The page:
Metro Bank’s long-serving chief executive Craig Donaldson will step down at the end December, capping a calamitous year for the UK challenger bank.
The exit of Mr Donaldson leaves the lender without a permanent chief executive or chairman, as it faces mounting pressure to win back investors’ confidence.
Dan Frumkin, a restructuring specialist who joined Metro as chief transformation officer earlier this year, will take over as interim chief as the bank prepares to announce a new strategy in 2020, it said in a statement after the UK stock market closed on Wednesday.
Mr Donaldson’s departure follows the announcement in October that chairman and co-founder Vernon Hill would also leave the board by the end of the year. The pair were central to Metro’s strategy since it was founded a decade ago with the ambition of disrupting the UK’s dominant high street banks.
However, it came under fire after the discovery of a reporting error at the start of this year and its shares, now down almost 90 per cent, have not recovered. The Bank of England and Financial Conduct Authority are investigating the bank and some of its senior managers over the circumstances leading up to the error that involved it miscategorising a large number of its loans when calculating capital requirements.
Mr Donaldson offered to resign on several occasions after the error was first disclosed, but was rebuffed by the bank’s board. On Wednesday, however, he said the bank was now “sufficiently strong for me to step away”.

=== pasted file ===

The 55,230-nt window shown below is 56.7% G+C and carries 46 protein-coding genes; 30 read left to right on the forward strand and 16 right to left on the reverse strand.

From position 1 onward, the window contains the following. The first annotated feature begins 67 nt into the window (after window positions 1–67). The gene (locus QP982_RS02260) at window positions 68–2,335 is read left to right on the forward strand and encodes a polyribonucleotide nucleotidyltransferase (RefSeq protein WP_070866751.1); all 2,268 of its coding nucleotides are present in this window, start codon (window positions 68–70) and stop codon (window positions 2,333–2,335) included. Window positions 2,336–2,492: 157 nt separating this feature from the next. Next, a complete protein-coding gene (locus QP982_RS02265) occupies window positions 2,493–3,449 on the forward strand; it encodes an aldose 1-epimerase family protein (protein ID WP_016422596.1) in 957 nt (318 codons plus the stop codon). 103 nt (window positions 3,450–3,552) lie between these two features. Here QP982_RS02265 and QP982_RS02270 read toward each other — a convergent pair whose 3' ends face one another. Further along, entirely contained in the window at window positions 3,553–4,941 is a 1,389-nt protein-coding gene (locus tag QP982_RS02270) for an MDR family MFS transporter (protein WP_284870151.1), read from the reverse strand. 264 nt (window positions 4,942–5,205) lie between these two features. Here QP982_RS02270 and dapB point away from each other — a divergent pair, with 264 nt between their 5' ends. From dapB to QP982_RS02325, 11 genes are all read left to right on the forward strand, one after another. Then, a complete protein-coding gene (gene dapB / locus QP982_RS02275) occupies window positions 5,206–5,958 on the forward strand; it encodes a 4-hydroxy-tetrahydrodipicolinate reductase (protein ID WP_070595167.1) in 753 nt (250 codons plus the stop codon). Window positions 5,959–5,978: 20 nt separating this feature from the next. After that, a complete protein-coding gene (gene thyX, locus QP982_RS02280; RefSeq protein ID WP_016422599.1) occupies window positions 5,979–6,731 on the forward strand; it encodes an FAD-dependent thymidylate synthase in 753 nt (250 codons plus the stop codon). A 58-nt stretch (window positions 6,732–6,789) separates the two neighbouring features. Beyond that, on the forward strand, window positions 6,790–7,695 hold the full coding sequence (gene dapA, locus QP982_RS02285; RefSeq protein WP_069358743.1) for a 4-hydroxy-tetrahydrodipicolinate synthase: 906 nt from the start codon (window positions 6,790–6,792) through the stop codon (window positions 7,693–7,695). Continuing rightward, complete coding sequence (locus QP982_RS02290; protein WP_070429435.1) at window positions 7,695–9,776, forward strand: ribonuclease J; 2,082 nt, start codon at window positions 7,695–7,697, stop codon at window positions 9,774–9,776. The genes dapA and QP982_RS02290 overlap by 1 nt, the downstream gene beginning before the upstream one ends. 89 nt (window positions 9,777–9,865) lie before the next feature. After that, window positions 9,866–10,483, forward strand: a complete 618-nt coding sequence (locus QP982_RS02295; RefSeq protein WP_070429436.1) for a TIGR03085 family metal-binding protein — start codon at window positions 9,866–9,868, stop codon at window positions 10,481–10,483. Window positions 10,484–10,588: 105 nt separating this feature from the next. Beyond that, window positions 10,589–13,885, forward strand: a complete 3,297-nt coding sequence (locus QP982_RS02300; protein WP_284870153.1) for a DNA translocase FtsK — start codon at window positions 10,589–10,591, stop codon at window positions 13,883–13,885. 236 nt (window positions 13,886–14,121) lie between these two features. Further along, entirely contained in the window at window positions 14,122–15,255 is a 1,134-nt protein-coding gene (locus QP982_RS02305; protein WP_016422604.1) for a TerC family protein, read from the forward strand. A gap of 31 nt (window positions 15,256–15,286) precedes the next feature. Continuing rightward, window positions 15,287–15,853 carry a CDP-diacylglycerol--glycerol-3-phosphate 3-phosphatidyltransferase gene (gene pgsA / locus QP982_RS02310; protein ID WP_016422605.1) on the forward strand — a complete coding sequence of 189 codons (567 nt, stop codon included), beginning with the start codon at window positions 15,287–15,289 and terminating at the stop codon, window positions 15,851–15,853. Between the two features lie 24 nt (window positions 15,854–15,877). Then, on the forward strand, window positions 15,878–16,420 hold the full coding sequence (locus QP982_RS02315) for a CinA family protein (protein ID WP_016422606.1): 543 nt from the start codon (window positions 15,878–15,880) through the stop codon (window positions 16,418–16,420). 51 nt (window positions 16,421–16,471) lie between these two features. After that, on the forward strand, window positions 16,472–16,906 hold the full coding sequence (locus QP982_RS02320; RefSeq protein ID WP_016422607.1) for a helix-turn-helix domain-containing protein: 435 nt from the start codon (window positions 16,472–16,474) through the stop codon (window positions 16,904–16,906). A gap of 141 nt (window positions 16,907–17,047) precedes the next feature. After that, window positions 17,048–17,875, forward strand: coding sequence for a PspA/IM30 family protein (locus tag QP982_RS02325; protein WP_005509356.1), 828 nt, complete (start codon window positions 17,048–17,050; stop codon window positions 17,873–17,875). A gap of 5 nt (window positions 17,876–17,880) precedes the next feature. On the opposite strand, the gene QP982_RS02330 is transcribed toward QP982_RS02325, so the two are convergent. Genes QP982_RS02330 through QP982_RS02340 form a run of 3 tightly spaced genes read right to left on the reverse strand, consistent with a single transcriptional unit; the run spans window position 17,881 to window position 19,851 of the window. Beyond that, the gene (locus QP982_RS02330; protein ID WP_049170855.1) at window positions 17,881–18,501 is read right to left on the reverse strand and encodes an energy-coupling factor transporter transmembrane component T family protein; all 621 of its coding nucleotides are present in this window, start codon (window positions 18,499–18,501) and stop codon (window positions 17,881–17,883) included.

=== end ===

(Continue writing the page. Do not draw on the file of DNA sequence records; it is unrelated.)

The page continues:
Several people close to the bank said his exit was a “mutual decision”. They said Mr Donaldson had done a good job to stabilise Metro in the aftermath of the fiasco, but suggested the bank would benefit from a “fresh start” that would give it more credibility with investors.
John Cronin, an analyst at Goodbody, said: “At one level it’s a loss in the context of his vision, energy, enthusiasm and the impact on staff. But clearly the board didn’t want him to be the person communicating the revised strategy …I think his credibility [with investors] had just run out of road.”
Mr Donaldson’s temporary replacement, Mr Frumkin, joined Metro in September from Butterfield Bank, a Bermuda-based lender where he worked on a governance and balance sheet restructuring in the wake of the financial crisis. He also had senior restructuring roles at Latvia’s Parex Bank and the UK’s Northern Rock, and worked for Royal Bank of Scotland.
Michael Snyder, interim chairman of Metro, said: “My priority is to appoint a permanent CEO and to appoint new [non-executive directors] to the board who will bring even more retail banking experience.”
Metro said it will consider internal and external candidates for chief executive role. Headhunters at Korn Ferry are already leading the search for a new chairman, said two people familiar with the matter.
Mr Donaldson will continue to draw a salary and remain available as an “adviser” to Metro through his 12-month notice period. However, the bank said he would not receive any variable rewards for 2019 or 2020, while his unvested options related to years before 2018 “will be considered by the remuneration committee in due course”.
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